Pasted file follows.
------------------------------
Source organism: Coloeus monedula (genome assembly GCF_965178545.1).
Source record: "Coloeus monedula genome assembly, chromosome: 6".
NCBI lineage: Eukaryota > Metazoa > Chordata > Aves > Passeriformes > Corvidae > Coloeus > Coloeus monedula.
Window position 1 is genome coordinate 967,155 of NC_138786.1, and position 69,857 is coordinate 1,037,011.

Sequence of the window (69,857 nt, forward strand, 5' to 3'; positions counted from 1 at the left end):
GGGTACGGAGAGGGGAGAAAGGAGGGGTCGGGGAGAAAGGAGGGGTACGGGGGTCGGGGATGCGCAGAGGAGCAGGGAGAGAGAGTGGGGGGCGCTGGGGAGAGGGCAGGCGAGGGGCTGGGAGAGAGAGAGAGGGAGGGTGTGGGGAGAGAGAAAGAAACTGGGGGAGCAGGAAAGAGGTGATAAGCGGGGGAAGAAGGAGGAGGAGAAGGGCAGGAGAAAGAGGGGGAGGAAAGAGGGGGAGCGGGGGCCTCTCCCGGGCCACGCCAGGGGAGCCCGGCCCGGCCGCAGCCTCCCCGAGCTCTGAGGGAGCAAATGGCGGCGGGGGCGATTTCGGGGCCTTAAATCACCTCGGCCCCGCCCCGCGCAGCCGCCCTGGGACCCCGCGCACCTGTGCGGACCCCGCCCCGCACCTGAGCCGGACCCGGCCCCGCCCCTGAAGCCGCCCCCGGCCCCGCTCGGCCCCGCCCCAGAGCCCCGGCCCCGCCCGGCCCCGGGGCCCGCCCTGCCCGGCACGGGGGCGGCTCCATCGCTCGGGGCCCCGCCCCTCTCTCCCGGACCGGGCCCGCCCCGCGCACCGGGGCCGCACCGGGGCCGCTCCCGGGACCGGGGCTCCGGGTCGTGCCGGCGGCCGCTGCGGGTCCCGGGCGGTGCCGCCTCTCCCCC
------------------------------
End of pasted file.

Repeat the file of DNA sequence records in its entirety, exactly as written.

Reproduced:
Source organism: Coloeus monedula (genome assembly GCF_965178545.1).
Source record: "Coloeus monedula genome assembly, chromosome: 6".
NCBI lineage: Eukaryota > Metazoa > Chordata > Aves > Passeriformes > Corvidae > Coloeus > Coloeus monedula.
Window position 1 is genome coordinate 967,155 of NC_138786.1, and position 69,857 is coordinate 1,037,011.

Sequence of the window (69,857 nt, forward strand, 5' to 3'; positions counted from 1 at the left end):
GGGTACGGAGAGGGGAGAAAGGAGGGGTCGGGGAGAAAGGAGGGGTACGGGGGTCGGGGATGCGCAGAGGAGCAGGGAGAGAGAGTGGGGGGCGCTGGGGAGAGGGCAGGCGAGGGGCTGGGAGAGAGAGAGAGGGAGGGTGTGGGGAGAGAGAAAGAAACTGGGGGAGCAGGAAAGAGGTGATAAGCGGGGGAAGAAGGAGGAGGAGAAGGGCAGGAGAAAGAGGGGGAGGAAAGAGGGGGAGCGGGGGCCTCTCCCGGGCCACGCCAGGGGAGCCCGGCCCGGCCGCAGCCTCCCCGAGCTCTGAGGGAGCAAATGGCGGCGGGGGCGATTTCGGGGCCTTAAATCACCTCGGCCCCGCCCCGCGCAGCCGCCCTGGGACCCCGCGCACCTGTGCGGACCCCGCCCCGCACCTGAGCCGGACCCGGCCCCGCCCCTGAAGCCGCCCCCGGCCCCGCTCGGCCCCGCCCCAGAGCCCCGGCCCCGCCCGGCCCCGGGGCCCGCCCTGCCCGGCACGGGGGCGGCTCCATCGCTCGGGGCCCCGCCCCTCTCTCCCGGACCGGGCCCGCCCCGCGCACCGGGGCCGCACCGGGGCCGCTCCCGGGACCGGGGCTCCGGGTCGTGCCGGCGGCCGCTGCGGGTCCCGGGCGGTGCCGCCTCTCCCCC